Maybe the smartest people in the world know something we don’t. Maybe they know that in order to be smart, in order to make significant contributions to the world, and in order to spur significant change in their own lives, they sometimes have to act on ideas that others might initially perceive as stupid.

The traditional idea of stupidity is as old as time. Pick up any dictionary, and it will offer some derivative of the definition, “lacking intelligence and common sense.” This type of stupidity is what I call unhealthy stupid. It is dangerous, and clearly not the kind of stupid you want to embrace. Unhealthy stupid indicates that a thing or idea is inherently faulty, meaning that the stupidity is a permanently ingrained and inseparable element.

Stupid as the New Smart, on the other hand, is healthy and should be sought after and embraced.

Stupid as the New Smart is that pressing thought that just won’t go away. That nagging hunch, that golden idea, that lofty dream, that if it weren’t so seemingly “stupid,” might actually have the chance to become something truly signif- icant—in your own life, and quite possibly, in the world at large.

Stupid as the New Smart infers that while an idea may appear to be inherently faulty, the idea is, in reality, sound and in your best interest to pursue.

The New Smart, is not inherently stupid. Rather, these ideas are simply labeled as such by yourself or others due to doubt, fear, confusion, or lack of understand- ing.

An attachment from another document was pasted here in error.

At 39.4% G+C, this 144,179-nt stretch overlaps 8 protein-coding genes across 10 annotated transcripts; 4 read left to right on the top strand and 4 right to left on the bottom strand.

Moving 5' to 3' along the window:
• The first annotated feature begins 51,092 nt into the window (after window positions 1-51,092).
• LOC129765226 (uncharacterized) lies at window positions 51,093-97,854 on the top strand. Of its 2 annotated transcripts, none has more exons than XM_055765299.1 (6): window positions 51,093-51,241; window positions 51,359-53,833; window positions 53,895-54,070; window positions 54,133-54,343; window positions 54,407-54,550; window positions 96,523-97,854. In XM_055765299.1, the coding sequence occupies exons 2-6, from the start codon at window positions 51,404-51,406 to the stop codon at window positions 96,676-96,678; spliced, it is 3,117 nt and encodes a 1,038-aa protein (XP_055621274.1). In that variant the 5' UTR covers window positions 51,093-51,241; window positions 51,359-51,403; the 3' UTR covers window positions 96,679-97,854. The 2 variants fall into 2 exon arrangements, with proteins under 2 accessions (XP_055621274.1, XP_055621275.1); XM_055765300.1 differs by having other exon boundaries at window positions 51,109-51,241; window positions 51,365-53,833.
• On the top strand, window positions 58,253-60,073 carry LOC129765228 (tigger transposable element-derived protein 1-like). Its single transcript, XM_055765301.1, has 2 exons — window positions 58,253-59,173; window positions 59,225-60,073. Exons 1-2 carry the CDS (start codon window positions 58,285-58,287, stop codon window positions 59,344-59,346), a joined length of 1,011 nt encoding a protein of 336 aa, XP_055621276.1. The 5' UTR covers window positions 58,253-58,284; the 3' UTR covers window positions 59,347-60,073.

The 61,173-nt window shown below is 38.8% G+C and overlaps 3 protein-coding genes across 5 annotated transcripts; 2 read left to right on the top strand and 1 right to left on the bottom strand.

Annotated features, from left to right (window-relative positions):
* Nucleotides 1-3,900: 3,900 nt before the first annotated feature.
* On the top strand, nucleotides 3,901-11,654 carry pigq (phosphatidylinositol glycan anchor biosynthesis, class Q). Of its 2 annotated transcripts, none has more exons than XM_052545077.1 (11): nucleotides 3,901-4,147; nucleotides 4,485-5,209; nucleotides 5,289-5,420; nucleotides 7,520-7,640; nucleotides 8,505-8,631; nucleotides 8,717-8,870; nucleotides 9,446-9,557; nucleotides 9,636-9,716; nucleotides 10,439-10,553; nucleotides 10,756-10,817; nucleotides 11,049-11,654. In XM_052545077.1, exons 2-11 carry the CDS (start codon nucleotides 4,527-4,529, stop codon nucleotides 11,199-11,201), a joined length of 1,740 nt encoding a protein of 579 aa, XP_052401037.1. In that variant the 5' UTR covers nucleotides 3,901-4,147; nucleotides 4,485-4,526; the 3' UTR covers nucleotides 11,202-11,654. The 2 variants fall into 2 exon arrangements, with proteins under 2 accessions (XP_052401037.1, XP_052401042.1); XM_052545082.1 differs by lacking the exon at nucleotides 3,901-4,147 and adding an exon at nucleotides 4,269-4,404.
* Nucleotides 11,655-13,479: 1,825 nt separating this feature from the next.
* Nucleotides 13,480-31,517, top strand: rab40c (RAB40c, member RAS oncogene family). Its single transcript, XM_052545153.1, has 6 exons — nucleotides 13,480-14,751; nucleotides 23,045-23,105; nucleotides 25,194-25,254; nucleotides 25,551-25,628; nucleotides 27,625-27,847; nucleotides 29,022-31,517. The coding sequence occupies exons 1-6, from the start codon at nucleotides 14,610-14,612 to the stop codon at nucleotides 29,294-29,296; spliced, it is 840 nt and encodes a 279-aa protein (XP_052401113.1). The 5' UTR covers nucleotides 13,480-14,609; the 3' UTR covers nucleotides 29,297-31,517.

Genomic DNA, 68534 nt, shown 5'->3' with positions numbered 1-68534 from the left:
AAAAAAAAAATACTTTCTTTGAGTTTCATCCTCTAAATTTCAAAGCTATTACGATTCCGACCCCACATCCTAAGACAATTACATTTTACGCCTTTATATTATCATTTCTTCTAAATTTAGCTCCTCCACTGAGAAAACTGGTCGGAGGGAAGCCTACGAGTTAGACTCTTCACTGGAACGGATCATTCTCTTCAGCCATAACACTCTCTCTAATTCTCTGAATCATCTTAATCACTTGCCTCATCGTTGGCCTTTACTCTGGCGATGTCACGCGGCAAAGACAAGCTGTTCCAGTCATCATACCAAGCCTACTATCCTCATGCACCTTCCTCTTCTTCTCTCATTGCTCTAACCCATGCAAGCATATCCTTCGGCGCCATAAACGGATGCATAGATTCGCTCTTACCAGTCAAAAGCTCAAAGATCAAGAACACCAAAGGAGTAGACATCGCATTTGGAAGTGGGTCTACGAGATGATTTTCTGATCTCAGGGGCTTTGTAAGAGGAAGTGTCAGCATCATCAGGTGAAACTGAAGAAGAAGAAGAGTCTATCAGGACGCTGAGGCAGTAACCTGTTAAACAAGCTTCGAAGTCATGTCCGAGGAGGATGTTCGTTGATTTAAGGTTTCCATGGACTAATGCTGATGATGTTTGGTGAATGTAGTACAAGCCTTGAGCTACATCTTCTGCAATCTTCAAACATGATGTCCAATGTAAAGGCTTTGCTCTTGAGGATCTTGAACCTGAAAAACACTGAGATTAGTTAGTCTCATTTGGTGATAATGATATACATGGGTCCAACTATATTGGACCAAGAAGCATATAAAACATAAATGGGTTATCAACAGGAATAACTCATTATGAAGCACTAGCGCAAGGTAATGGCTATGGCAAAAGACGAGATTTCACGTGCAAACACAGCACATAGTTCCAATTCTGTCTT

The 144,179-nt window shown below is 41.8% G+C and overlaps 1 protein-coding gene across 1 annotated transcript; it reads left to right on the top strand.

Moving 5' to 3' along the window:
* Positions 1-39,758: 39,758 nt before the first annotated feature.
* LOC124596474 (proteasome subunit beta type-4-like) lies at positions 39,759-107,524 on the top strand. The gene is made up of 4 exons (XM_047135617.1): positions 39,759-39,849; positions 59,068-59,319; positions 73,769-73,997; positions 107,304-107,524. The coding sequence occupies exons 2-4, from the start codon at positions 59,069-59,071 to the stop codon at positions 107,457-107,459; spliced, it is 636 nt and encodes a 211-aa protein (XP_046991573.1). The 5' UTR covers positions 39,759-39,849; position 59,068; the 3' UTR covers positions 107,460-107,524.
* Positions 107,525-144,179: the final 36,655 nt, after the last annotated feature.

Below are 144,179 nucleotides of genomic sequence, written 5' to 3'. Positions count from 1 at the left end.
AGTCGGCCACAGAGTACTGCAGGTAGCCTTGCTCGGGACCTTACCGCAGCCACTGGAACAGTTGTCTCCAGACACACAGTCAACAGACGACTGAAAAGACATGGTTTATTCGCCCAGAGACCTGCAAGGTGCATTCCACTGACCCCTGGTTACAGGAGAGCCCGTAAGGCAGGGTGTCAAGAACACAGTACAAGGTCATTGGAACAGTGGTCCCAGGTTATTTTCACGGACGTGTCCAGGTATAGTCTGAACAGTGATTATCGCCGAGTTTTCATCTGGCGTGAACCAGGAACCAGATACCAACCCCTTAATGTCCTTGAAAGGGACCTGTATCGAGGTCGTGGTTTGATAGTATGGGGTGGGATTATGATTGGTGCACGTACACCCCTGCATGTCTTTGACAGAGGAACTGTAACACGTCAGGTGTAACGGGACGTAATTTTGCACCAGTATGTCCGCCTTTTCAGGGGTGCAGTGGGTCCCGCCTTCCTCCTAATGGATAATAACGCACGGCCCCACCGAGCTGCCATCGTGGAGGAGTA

In short, stupid as the New Smart is a paradox.

par·a·dox/’per- - däks/

Noun: a seemingly absurd or contradictory statement or proposition which when investigated may prove to be well founded or true.

Here are some ways the New Smart shows up in our lives:

  • The New Smart is highly creative.
  • The New Smart is counterintuitive.
  • The New Smart is innovative.
  • The New Smart is beyond our comfort zone.
  • The New Smart is making change.
  • The New Smart is unconventional.
  • The New Smart is leaning into fear.
  • The New Smart is pushing through less-than-ideal circumstances.
  • The New Smart is turning down the volume on critics.
  • The New Smart is trusting the voice inside your own head.

Ben Horowitz is the cofounder of the VC firm Andreessen Horowitz behind some of the stupidest companies on the planet…heard of any of these?

  • Facebook
  • Foursquare
  • Groupon
  • Imgur
  • Lyft
  • Medium (this very platfrom)
  • Pinterest
  • Skype
  • Twitter
  • Zynga
  • …so many more…so many more…

It’s like Horowitz is an oracle or something.

He is.

How?

Ben Horowotz sees stupid opportunity. He said,

“Every time you have a breakthrough idea, a really innovative idea, by definition it’s going to look like a stupid idea. If it looked like a good idea, it wouldn’t be innovative, it would be something that everyone else already knew and would be obvious.”